Howl: Everything Has Changed

Howl Well, my goodness.

Things certainly have changed since I was a girl.

And thank God for it.

This, more than anything else, was what kept drifting into my mind when I saw Howl, the new film about the renowned Beat poem and the obscenity trial that surrounded it, starring James Franco as Allen Ginsberg.

A lot of things drifted into my mind when I was watching this film. The connections between eroticism and artistic creativity. The connections between eroticism and anti-conformist rebellion. The roots of gay liberation that extended back years before the Stonewall riots. The They Might Be Giants song, “I Should Be Allowed To Think.” (I know, I’m a Philistine.) What a tasty little dish James Franco is. How to make films based on real events that don’t seem like Lifetime docu-dramas. (The film Howl has an interesting structure, one that gives it a feeling of authenticity while still having drama and artistry and without reading as a documentary. It’s just four interweaving threads, all of which are drawn from real events: the obscenity trial, a re-creation of the first public reading Ginsberg gave of “Howl,” re-created excerpts of interviews with Ginsberg (with the events described in said interviews sometimes being re-enacted), and a luscious, evocative animated interpretation of the poem by comics artist Eric Drooker. Deceptively simple; quietly compelling; elegant.)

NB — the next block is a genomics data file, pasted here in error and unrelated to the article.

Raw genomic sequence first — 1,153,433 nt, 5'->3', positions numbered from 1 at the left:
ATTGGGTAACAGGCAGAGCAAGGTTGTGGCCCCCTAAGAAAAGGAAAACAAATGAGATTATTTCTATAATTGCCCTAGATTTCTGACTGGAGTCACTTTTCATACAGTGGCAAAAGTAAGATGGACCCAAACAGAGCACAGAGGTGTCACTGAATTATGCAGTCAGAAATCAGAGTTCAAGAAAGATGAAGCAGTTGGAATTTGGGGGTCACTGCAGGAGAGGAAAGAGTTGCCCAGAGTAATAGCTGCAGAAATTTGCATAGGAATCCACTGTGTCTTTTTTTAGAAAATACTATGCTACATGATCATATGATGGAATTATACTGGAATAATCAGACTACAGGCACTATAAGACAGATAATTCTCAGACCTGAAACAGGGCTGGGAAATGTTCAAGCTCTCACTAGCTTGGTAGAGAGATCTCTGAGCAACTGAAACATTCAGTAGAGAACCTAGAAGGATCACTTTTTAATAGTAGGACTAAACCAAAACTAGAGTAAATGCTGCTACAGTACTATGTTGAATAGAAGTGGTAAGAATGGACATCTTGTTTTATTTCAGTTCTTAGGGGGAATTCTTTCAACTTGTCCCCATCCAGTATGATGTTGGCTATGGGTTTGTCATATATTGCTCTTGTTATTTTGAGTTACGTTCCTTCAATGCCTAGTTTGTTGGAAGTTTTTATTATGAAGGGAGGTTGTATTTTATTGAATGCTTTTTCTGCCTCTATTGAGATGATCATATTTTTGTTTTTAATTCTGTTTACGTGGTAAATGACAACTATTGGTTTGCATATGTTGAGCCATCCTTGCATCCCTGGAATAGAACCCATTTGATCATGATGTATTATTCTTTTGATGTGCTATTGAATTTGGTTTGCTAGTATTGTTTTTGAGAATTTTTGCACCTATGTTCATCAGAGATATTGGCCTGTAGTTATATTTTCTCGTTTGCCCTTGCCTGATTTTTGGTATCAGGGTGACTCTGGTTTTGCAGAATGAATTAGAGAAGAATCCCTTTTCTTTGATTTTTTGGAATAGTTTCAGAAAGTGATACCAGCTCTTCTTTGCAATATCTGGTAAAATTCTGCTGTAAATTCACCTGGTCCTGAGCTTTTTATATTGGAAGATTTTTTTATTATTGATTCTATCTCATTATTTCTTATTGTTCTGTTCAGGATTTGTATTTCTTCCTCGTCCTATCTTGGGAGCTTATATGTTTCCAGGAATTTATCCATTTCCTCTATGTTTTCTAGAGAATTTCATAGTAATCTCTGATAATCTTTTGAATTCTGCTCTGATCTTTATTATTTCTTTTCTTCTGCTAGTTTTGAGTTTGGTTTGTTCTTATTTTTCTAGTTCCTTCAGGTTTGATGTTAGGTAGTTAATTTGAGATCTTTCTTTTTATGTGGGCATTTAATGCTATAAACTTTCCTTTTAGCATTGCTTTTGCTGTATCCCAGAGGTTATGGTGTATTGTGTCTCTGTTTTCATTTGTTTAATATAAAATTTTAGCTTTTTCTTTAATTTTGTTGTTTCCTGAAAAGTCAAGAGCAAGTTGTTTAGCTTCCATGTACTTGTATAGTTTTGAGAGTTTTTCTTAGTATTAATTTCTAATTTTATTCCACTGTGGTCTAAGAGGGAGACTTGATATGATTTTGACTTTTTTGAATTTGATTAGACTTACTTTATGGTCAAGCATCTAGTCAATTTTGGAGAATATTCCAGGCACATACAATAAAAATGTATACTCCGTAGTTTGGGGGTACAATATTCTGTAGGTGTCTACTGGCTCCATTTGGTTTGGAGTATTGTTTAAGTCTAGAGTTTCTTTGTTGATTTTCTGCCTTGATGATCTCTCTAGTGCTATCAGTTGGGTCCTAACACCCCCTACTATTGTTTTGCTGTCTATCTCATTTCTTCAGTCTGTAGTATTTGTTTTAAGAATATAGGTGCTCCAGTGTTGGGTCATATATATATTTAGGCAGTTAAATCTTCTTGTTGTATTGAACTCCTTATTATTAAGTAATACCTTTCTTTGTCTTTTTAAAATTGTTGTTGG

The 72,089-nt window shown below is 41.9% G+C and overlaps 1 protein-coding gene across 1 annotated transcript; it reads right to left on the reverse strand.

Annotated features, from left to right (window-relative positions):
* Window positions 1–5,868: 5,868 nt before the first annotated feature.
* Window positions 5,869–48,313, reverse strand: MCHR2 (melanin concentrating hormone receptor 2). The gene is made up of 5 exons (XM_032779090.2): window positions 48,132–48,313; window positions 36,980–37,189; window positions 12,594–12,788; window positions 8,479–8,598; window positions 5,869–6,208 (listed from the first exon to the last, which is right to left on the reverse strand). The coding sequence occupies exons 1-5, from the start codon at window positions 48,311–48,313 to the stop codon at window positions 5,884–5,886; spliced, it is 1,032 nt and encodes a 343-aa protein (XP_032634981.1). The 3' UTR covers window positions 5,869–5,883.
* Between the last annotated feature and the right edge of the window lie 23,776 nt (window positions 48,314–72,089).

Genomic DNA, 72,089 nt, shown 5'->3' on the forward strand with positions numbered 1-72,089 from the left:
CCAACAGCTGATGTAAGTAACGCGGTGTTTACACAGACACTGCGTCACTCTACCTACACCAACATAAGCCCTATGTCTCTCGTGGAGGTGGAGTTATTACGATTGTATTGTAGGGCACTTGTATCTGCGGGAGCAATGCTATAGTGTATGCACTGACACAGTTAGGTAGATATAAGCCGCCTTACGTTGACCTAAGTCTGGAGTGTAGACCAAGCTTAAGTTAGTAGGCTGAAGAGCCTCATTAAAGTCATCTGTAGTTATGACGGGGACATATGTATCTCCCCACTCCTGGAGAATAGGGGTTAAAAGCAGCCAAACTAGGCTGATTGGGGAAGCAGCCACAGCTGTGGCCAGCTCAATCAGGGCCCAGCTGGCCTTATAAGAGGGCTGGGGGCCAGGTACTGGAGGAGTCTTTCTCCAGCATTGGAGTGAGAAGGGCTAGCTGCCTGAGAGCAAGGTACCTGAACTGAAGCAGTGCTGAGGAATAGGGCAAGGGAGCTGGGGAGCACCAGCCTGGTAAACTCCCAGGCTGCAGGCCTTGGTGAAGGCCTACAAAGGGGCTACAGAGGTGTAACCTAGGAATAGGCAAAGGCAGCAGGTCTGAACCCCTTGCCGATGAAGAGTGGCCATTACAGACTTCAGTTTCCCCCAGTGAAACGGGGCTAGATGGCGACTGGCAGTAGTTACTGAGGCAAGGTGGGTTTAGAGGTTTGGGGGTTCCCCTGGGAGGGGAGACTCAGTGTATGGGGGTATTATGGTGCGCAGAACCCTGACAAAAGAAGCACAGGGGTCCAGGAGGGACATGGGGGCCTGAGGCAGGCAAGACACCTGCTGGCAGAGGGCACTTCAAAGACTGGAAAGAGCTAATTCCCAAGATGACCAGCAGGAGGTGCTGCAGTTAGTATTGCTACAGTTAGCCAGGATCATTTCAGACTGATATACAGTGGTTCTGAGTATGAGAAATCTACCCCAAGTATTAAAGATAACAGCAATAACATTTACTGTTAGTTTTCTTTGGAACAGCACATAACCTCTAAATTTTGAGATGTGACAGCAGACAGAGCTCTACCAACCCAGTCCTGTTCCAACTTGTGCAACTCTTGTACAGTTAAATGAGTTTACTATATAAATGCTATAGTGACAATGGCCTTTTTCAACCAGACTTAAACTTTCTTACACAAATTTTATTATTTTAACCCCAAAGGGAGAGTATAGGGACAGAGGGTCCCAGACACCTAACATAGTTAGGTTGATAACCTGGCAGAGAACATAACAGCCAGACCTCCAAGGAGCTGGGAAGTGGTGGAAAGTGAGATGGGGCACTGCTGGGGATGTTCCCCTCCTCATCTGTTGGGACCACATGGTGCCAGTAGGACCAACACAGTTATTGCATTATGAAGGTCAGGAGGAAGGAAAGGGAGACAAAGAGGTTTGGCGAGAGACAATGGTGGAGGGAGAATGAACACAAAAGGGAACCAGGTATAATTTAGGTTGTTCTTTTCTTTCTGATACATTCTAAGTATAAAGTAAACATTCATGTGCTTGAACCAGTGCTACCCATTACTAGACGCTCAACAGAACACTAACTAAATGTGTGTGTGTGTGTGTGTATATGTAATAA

But the idea that kept drifting into my head, again and again, gently and relentlessly, was this:

Damn. The world certainly has changed.

It has radically changed when it comes to matters of sex.

And thank God for it.


Thus begins my latest piece on CarnalNation, Howl: Everything Has Changed. To read more about my take on the movie Howl, and what it shows about how the world has changed in just a few decades, and how that change came about, read the rest of the piece. (And if you feel inspired to comment here, please consider cross-posting your comment to Carnal Nation — they like comments there, too.) Enjoy!


  1. says

    Our own Famous Obscenity Trial was for Lady Chatterley’s Lover, which wasn’t quite the same thing but gave rise to the immortal line “Is it a book you would even wish your wife or your servants to read?”

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